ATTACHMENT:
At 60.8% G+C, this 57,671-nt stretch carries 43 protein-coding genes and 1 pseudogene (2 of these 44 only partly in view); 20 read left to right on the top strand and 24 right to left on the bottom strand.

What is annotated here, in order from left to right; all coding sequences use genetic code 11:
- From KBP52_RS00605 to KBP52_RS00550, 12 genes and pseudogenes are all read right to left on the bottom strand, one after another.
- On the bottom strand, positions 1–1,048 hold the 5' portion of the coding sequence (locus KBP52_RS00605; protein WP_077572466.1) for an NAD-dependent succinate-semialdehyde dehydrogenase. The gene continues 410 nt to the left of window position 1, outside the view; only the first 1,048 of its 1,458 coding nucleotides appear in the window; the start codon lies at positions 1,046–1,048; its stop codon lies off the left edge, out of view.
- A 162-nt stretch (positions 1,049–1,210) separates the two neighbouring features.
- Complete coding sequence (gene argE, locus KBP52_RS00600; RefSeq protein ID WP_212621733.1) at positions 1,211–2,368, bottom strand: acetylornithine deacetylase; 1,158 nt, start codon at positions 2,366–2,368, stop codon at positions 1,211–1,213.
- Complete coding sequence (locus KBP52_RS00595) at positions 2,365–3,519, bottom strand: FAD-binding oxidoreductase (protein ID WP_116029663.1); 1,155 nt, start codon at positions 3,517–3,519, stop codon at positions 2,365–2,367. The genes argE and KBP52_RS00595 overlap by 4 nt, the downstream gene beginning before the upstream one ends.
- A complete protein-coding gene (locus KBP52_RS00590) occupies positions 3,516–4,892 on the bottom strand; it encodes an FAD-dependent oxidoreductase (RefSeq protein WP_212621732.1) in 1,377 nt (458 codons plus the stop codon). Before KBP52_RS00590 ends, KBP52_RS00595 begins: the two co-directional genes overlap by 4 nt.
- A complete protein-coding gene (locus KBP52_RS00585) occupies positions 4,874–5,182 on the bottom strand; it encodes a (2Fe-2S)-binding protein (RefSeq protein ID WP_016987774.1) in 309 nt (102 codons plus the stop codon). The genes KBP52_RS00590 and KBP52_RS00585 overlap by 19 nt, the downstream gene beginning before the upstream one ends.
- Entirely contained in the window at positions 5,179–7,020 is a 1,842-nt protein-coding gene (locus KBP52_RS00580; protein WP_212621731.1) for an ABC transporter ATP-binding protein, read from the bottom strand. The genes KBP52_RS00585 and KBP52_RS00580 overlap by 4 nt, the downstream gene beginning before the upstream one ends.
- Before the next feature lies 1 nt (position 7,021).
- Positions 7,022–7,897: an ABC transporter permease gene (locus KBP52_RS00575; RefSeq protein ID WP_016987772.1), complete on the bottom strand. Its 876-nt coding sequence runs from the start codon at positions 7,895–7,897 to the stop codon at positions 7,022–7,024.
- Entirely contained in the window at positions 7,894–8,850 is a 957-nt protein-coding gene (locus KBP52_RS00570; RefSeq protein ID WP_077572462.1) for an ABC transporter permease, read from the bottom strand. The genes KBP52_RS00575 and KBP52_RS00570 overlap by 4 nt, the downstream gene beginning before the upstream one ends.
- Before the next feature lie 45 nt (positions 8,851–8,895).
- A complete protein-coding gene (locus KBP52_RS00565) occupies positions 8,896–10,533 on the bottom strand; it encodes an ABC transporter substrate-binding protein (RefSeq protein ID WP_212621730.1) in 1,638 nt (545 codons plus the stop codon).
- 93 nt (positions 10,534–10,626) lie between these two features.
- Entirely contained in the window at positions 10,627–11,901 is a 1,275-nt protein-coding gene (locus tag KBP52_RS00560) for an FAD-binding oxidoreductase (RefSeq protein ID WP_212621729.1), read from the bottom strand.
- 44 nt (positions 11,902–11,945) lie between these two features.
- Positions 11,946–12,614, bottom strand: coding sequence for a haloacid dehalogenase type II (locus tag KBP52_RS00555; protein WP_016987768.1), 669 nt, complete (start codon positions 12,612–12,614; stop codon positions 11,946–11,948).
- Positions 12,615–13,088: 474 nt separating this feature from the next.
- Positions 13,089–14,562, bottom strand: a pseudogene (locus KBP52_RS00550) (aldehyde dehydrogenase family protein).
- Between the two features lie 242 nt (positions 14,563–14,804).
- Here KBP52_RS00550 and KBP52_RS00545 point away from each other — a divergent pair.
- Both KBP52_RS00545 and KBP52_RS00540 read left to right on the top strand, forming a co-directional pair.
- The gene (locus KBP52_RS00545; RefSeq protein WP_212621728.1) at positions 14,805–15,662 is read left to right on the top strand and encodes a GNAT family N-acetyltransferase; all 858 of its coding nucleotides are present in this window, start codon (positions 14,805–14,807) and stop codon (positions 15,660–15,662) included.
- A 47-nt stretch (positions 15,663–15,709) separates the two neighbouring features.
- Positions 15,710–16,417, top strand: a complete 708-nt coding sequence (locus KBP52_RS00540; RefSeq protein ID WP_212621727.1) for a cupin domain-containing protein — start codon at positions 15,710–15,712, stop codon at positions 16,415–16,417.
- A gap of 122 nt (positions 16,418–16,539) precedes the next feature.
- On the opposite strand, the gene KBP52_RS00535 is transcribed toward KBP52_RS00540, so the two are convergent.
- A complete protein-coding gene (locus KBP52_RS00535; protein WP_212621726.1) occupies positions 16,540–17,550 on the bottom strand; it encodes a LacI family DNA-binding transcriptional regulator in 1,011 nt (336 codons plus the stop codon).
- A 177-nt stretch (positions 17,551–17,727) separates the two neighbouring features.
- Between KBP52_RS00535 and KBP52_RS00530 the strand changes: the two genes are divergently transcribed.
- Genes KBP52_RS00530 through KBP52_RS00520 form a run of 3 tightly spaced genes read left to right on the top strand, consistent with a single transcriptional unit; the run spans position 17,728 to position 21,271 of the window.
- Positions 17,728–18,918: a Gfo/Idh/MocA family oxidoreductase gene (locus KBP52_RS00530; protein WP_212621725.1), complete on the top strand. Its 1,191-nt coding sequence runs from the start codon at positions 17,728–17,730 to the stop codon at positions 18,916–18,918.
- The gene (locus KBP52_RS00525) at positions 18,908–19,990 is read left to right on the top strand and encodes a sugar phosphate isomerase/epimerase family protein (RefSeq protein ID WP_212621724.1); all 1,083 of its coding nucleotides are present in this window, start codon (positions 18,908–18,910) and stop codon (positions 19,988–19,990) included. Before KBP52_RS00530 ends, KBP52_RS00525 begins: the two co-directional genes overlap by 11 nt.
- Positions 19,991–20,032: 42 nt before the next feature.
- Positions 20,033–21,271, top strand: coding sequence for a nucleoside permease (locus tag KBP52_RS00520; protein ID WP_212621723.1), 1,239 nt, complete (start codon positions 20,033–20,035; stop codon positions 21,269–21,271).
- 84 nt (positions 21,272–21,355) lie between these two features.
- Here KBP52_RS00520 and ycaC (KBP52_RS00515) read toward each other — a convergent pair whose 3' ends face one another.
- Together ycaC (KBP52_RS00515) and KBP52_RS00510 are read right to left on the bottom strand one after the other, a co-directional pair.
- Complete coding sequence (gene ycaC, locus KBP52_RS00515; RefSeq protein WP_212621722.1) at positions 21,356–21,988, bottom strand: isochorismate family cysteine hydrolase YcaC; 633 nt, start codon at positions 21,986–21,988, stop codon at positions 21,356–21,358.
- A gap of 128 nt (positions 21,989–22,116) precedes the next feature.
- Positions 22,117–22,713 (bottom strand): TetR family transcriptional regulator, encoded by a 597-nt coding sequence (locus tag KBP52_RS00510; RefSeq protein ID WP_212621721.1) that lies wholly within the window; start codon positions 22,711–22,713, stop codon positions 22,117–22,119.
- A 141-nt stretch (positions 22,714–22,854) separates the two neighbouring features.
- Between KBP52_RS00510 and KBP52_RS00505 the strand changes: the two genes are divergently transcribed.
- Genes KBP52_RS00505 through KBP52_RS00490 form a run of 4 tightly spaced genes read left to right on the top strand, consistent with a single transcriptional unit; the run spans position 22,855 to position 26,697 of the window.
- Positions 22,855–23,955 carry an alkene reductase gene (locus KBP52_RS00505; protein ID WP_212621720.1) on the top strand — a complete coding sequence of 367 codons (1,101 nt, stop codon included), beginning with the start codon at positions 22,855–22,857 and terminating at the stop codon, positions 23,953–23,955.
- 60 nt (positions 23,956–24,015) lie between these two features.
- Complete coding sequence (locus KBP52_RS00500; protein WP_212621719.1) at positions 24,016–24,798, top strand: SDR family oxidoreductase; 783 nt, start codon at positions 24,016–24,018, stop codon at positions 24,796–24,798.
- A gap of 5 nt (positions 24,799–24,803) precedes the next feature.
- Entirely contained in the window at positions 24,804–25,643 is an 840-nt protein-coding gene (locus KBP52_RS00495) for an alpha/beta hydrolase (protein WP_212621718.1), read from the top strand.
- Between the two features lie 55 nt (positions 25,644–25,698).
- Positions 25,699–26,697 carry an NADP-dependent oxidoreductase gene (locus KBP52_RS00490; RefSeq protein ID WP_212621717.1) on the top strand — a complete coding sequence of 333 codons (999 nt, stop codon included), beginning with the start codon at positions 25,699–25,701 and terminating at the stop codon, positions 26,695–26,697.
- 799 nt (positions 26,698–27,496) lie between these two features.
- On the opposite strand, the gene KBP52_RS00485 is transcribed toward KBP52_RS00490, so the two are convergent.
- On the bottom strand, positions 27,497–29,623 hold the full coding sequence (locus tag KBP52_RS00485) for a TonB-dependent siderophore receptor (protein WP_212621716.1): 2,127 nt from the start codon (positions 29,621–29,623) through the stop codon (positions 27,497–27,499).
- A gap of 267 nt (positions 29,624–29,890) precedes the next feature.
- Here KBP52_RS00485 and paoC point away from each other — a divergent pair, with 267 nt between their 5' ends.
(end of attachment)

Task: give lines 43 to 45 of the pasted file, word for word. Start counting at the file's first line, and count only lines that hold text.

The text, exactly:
- Positions 22,117–22,713 (bottom strand): TetR family transcriptional regulator, encoded by a 597-nt coding sequence (locus tag KBP52_RS00510; RefSeq protein ID WP_212621721.1) that lies wholly within the window; start codon positions 22,711–22,713, stop codon positions 22,117–22,119.
- A 141-nt stretch (positions 22,714–22,854) separates the two neighbouring features.
- Between KBP52_RS00510 and KBP52_RS00505 the strand changes: the two genes are divergently transcribed.